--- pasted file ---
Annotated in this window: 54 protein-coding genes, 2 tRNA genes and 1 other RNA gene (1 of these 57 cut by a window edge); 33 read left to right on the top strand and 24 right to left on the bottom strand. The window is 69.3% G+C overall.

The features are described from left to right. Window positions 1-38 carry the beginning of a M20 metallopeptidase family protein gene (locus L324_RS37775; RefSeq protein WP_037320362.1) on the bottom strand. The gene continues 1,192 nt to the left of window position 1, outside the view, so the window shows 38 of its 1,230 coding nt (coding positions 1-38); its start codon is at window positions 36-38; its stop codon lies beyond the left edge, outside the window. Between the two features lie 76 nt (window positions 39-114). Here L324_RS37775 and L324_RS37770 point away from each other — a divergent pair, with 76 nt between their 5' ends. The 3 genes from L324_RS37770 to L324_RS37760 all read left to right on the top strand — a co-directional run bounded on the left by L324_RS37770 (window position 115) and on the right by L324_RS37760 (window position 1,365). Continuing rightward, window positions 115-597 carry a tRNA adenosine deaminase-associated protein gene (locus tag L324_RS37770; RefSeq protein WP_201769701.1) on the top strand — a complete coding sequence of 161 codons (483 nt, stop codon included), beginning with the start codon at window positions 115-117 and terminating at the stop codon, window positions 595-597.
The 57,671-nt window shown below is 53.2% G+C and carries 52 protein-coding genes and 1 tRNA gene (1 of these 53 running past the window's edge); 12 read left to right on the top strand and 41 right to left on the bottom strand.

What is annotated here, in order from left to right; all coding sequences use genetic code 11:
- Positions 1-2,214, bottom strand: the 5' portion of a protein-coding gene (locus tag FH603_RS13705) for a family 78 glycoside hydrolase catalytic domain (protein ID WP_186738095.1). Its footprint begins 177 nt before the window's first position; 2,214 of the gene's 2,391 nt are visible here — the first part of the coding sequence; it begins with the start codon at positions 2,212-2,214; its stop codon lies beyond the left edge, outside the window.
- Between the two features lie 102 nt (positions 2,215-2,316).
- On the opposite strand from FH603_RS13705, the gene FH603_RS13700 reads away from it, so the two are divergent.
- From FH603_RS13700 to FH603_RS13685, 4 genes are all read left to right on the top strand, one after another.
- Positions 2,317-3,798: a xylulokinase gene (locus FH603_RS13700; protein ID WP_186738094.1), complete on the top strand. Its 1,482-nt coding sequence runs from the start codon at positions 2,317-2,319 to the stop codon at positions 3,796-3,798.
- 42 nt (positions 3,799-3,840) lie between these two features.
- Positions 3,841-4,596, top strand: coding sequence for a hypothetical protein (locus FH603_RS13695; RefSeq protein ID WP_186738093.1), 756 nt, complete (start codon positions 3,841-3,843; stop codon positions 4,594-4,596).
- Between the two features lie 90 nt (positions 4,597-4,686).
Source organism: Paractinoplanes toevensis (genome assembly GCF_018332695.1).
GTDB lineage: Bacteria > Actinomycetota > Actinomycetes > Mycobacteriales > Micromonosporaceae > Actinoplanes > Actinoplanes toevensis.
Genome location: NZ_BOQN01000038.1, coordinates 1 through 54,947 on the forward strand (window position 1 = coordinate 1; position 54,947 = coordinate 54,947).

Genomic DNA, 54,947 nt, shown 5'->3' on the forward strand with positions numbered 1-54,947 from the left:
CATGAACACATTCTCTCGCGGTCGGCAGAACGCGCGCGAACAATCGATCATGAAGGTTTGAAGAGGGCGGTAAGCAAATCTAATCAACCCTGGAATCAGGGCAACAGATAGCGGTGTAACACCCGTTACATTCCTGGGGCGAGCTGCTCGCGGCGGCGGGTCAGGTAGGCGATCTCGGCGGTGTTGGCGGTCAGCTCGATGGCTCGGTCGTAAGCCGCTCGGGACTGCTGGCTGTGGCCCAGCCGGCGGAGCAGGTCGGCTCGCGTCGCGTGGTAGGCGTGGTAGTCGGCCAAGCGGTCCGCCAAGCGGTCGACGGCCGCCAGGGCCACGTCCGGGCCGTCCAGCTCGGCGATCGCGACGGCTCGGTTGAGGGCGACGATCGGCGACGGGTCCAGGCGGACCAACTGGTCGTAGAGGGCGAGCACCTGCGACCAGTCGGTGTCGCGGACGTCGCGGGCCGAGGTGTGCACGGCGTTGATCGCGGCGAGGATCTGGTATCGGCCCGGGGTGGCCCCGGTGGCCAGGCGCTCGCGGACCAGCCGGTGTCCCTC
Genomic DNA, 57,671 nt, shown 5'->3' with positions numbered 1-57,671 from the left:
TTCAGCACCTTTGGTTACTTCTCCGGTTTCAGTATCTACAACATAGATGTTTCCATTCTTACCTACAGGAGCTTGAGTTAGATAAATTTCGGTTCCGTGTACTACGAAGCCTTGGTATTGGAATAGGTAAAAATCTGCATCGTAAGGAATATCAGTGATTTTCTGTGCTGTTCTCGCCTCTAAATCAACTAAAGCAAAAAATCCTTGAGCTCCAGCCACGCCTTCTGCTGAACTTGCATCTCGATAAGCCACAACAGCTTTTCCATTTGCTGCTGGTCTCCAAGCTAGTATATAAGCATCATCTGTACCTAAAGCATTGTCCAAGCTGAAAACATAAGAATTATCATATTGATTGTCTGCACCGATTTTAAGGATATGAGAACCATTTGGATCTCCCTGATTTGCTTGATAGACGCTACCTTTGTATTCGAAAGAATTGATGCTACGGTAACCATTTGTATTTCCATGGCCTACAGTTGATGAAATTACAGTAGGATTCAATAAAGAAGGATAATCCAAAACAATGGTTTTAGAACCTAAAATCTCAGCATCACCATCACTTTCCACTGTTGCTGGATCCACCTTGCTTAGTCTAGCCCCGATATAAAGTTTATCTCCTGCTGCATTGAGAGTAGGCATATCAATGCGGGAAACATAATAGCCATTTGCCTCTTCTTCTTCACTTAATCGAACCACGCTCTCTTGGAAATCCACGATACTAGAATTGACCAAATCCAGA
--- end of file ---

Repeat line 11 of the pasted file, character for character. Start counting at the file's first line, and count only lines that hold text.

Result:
- Positions 3,841-4,596, top strand: coding sequence for a hypothetical protein (locus FH603_RS13695; RefSeq protein ID WP_186738093.1), 756 nt, complete (start codon positions 3,841-3,843; stop codon positions 4,594-4,596).